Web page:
What is your background?

I was educated in classical piano and composition. I came to club music and DJ-culture first and foremost through a love of going to those events and dancing. I was also curious about how the music was produced and performed—a curiosity which was based on the fact that I was an active musician myself.

In addition to the classical performance and composition, I took an arts degree with a major in sociology. I then went to Edinburgh and took a PhD in music, with a sociologist as a supervisor. In this, I was able to follow up my interest not only in the sounds but also in the cultures and the scenes of the music. That ended up being my full focus as a postdoctoral fellow at the University of Oslo.

What are your experiences of being a woman in music tech?

My experiences are varied. The piano was my first music technology. But when I started DJing, I was always one of the people saying “I am really bad with technology.” And then I tried to teach myself that people have different skills with various types of technologies. It was a long time before I was willing to say that I had any competence. And even now, I catch myself doing that thing that a lot of women do, which is talking their skills down. It is interesting how this is so pervasive, how we’re expected to be modest with our skills even if we have actually become really good at something.

I had a lot of support from both male peers and women who were really good in what they did. But I also encountered obstacles. For example, when I would go to a bar to play I’d have the man at the bar saying “are you here to help your boyfriend set-up?.” I’d have people come up to me after gigs saying, “oh wow I was surprised how good you were for a girl.” Amazing how free they would be with their language about these things. Also being in mainly male environments it was sometimes difficult to admit that I wanted help or support. Over time I got more comfortable with those particular people I worked with and they have ended up being really important for me.

Tami Gadir
Tami Gadir

Did you have a role model or a mentor?

All of the DJs and producers who inspired me, a lot of the Berlin women, the older pioneers of the scene like Ellen Alien and Anja Schneider and folks like that, have always been amazingly important to me. I never had a mentor per se, but certainly the male peers I was talking about, the people I DJ’d with, not only facilitated my participation, but encouraged me, took a risk with me. They didn’t really know who I was, but they trusted that I would do a good job. And in certain ways some of them became like mentors because they understood the challenges of being a woman in the scene. And they started to be a bit more thoughtful in how they would respond to situations. They listened and learned rather than getting defensive. That’s the kind of male ally that you want in the scene.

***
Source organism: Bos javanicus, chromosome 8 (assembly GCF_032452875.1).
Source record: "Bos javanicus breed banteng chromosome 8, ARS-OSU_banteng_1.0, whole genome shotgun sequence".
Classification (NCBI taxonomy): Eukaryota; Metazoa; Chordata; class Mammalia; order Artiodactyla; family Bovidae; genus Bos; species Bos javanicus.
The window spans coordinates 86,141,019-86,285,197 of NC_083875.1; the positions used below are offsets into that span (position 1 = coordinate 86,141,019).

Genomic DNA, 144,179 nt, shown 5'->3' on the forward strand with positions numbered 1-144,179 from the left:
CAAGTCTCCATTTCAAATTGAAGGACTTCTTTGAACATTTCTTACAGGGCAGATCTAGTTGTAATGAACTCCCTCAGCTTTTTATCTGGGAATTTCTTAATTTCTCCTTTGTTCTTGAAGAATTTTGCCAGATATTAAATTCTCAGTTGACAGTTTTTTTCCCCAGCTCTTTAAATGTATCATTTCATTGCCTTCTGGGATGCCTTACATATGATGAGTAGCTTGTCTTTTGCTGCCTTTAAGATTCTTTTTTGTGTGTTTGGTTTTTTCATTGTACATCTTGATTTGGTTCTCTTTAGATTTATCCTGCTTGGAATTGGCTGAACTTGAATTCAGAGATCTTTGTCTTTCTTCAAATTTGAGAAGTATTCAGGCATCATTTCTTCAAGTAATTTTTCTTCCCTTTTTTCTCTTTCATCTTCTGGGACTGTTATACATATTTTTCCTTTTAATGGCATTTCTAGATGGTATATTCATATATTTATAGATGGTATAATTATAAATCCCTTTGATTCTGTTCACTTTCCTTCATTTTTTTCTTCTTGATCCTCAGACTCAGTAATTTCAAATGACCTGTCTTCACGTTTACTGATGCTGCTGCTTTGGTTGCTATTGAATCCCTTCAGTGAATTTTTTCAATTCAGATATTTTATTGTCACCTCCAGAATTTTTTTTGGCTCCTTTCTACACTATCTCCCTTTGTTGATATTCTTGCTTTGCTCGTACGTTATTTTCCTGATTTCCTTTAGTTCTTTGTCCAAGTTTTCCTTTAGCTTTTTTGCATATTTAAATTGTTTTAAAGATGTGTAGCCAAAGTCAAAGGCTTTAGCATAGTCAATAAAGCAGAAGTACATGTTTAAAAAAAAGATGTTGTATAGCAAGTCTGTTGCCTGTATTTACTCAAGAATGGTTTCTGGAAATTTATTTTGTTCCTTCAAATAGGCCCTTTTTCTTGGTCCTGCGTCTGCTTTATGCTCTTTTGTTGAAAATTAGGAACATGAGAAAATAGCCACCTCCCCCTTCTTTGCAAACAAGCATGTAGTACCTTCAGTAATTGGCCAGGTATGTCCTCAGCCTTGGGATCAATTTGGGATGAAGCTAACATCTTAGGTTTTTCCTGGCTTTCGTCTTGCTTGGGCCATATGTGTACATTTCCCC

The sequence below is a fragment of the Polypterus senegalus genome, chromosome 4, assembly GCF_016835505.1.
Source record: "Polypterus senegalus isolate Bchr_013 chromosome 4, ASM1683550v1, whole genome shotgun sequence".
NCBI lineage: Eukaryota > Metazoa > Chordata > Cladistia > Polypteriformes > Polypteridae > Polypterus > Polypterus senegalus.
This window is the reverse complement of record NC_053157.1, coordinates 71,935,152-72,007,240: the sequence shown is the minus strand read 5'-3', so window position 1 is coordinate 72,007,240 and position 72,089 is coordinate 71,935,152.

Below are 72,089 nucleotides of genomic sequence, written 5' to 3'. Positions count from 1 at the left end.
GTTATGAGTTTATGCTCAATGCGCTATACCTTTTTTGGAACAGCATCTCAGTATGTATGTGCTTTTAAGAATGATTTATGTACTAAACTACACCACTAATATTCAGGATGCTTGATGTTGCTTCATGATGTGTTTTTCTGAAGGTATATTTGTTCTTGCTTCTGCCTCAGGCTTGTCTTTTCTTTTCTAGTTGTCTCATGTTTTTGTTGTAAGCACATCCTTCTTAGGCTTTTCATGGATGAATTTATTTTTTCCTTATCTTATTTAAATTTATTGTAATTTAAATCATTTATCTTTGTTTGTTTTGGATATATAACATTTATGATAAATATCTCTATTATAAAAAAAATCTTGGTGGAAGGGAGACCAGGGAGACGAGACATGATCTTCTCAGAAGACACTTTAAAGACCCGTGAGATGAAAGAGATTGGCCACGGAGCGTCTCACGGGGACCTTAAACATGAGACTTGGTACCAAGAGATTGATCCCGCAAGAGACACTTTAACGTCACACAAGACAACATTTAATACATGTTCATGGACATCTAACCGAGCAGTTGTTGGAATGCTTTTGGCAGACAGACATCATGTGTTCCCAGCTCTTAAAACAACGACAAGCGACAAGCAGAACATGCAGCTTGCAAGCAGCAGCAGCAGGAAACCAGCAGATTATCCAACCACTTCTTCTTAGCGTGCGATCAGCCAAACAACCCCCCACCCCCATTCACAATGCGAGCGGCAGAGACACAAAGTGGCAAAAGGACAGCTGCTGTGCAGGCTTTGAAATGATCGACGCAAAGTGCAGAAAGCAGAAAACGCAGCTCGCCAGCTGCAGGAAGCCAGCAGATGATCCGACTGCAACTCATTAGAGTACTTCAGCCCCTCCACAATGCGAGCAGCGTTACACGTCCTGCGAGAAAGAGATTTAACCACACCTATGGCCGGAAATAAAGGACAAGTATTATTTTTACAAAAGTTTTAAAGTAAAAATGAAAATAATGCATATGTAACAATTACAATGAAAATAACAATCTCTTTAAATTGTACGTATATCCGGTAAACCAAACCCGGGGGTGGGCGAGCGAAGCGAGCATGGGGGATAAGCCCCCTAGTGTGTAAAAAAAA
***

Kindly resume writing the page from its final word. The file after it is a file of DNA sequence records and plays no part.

Please introduce your area of research more closely

My first project on dance music and DJ culture looked at the musical and social triggers for dancing, particularly in night club settings, and even more particularly techno and house scenes in Edinburgh. But I also stretched it to other scenes around the UK, like Glasgow and London. It was a combination of interviews and participant observation with listening to music; providing musical examples to ask questions such as “what it is about particular bass lines that makes people dance?” But there were a lot misunderstandings and prejudices that drove how people interacted with me during the first project, as a researcher, as a person on a dance floor and as a person behind a DJ booth. So the second project looked at gender issues, ethical practice, and equal participation in dance music scenes.

Can you elaborate more on that second project?

I found myself frustrated by how the fact that I was a woman was hindering me from doing the things that I just wanted to get done as my male peers were doing. So I decided to centre the interviews on women, transgender, non-binary, and gender non-conforming DJs. I also started to explore more conceptually and theoretically by reading a bit more widely, both inside and outside music studies.

What advice would you give young women pursuing a career in music technology?

I would advise them to be bold but also be kind to themselves, and not feel inadequate as a result of not already knowing everything about everything. I would encourage them to seek out supportive peers and allies, ask questions and don’t assume that everybody around them knows what they are doing either. Actually a lot of the time, they don’t.

What is next?

I want to research how we can work with our current and historically-informed understanding of equality, diversity and accessibility—or the umbrella term of social justice in music. How have we practised or not practised it in music scenes and how can we move forward and be better at it? How can we make this something that everybody is invested in? We need to convince people who don’t already believe those things that they should be doing this too. Let’s see where that takes us.